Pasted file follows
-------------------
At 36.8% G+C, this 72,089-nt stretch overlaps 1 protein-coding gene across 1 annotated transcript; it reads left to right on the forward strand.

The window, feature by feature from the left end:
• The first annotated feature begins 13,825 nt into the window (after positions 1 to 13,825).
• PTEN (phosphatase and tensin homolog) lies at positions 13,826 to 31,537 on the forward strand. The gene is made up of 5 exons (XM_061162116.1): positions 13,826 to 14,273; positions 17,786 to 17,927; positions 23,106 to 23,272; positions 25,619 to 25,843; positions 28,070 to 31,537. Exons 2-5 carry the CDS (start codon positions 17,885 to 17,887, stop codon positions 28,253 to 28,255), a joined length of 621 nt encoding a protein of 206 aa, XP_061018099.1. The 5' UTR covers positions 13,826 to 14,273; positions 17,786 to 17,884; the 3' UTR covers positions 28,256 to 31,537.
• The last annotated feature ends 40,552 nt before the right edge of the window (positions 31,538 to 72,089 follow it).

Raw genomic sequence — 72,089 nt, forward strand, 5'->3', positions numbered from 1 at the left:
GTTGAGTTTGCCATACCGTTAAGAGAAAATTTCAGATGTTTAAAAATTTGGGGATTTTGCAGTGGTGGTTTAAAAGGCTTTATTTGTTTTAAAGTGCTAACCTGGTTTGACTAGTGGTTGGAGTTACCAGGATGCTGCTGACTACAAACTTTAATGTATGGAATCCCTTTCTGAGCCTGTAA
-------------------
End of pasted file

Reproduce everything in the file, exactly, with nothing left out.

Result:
At 36.8% G+C, this 72,089-nt stretch overlaps 1 protein-coding gene across 1 annotated transcript; it reads left to right on the forward strand.

The window, feature by feature from the left end:
• The first annotated feature begins 13,825 nt into the window (after positions 1 to 13,825).
• PTEN (phosphatase and tensin homolog) lies at positions 13,826 to 31,537 on the forward strand. The gene is made up of 5 exons (XM_061162116.1): positions 13,826 to 14,273; positions 17,786 to 17,927; positions 23,106 to 23,272; positions 25,619 to 25,843; positions 28,070 to 31,537. Exons 2-5 carry the CDS (start codon positions 17,885 to 17,887, stop codon positions 28,253 to 28,255), a joined length of 621 nt encoding a protein of 206 aa, XP_061018099.1. The 5' UTR covers positions 13,826 to 14,273; positions 17,786 to 17,884; the 3' UTR covers positions 28,256 to 31,537.
• The last annotated feature ends 40,552 nt before the right edge of the window (positions 31,538 to 72,089 follow it).

Raw genomic sequence — 72,089 nt, forward strand, 5'->3', positions numbered from 1 at the left:
GTTGAGTTTGCCATACCGTTAAGAGAAAATTTCAGATGTTTAAAAATTTGGGGATTTTGCAGTGGTGGTTTAAAAGGCTTTATTTGTTTTAAAGTGCTAACCTGGTTTGACTAGTGGTTGGAGTTACCAGGATGCTGCTGACTACAAACTTTAATGTATGGAATCCCTTTCTGAGCCTGTAA